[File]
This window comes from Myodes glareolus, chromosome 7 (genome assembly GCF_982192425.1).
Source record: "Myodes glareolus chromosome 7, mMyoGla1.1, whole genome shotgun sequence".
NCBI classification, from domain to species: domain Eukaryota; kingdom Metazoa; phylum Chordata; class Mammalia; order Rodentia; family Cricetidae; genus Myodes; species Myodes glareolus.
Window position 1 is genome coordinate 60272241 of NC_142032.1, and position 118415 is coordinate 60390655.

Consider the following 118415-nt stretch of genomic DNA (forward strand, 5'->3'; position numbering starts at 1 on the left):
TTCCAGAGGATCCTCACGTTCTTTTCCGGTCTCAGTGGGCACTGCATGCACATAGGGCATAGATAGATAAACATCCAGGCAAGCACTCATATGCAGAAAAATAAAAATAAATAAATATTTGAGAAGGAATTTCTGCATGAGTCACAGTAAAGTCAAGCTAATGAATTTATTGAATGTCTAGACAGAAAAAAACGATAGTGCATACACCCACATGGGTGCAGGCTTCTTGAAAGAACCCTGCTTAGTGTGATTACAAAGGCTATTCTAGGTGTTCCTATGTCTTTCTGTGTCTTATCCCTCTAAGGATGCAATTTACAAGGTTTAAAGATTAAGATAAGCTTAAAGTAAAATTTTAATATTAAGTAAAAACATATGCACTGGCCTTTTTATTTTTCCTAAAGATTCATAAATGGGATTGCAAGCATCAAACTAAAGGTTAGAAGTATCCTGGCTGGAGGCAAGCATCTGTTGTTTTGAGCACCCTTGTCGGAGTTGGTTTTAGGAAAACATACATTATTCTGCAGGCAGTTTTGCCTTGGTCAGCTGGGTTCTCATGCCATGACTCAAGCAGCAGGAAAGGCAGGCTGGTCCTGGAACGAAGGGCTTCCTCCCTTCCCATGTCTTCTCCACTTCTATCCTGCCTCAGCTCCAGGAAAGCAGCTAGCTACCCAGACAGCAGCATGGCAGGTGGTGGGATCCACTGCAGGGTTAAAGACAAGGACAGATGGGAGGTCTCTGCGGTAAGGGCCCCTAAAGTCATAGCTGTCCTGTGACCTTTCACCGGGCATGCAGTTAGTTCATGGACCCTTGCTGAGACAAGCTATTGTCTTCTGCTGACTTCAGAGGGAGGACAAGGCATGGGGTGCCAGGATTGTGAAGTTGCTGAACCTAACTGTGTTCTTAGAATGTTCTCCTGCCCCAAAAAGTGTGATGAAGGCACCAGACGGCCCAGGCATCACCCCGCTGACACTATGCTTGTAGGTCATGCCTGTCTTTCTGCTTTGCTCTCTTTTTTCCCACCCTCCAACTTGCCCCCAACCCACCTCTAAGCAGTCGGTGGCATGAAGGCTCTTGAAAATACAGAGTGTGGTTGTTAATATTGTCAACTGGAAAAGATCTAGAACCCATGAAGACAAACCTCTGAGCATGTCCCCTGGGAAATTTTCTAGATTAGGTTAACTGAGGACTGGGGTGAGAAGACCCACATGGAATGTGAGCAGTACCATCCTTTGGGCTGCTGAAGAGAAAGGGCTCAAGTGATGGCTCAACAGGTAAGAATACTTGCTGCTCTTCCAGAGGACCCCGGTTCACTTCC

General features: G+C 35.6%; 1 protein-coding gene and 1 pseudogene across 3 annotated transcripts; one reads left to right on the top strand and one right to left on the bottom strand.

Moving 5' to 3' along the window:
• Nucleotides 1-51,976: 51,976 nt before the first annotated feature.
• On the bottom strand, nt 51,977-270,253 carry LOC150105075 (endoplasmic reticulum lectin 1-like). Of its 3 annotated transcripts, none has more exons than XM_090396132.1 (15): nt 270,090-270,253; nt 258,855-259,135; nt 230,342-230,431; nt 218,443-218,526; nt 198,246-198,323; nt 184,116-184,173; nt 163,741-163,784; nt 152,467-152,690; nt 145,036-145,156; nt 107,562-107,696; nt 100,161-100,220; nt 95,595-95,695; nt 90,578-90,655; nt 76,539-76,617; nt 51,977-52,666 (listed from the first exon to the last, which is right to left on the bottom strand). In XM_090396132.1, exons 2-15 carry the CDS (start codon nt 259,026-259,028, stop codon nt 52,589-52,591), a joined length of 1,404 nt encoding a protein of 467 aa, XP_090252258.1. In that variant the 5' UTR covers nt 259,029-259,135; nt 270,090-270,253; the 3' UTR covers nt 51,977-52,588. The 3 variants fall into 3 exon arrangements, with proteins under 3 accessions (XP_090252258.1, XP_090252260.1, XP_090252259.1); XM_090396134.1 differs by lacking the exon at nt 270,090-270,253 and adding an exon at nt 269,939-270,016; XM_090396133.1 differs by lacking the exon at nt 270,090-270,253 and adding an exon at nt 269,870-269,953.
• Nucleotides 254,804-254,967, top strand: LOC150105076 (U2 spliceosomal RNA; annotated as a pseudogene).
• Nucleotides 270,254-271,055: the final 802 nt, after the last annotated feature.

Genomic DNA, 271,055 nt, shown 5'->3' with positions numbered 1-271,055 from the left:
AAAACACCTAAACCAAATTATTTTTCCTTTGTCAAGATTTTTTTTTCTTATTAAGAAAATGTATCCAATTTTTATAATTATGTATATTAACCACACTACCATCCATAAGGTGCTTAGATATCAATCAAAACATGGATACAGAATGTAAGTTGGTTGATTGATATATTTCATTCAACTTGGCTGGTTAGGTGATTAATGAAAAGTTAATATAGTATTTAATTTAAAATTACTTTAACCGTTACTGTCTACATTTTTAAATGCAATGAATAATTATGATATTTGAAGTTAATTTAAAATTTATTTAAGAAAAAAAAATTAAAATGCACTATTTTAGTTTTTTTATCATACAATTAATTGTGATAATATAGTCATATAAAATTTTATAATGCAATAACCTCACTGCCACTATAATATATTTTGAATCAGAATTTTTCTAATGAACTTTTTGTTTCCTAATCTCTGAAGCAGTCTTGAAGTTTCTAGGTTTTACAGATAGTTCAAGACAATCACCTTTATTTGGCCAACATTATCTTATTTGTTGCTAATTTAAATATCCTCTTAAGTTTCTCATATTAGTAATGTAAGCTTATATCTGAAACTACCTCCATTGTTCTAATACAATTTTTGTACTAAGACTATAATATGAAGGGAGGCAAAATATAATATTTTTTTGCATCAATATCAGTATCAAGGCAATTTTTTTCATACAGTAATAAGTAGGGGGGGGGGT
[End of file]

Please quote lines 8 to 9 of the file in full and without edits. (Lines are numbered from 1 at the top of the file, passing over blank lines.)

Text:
Moving 5' to 3' along the window:
• Nucleotides 1-51,976: 51,976 nt before the first annotated feature.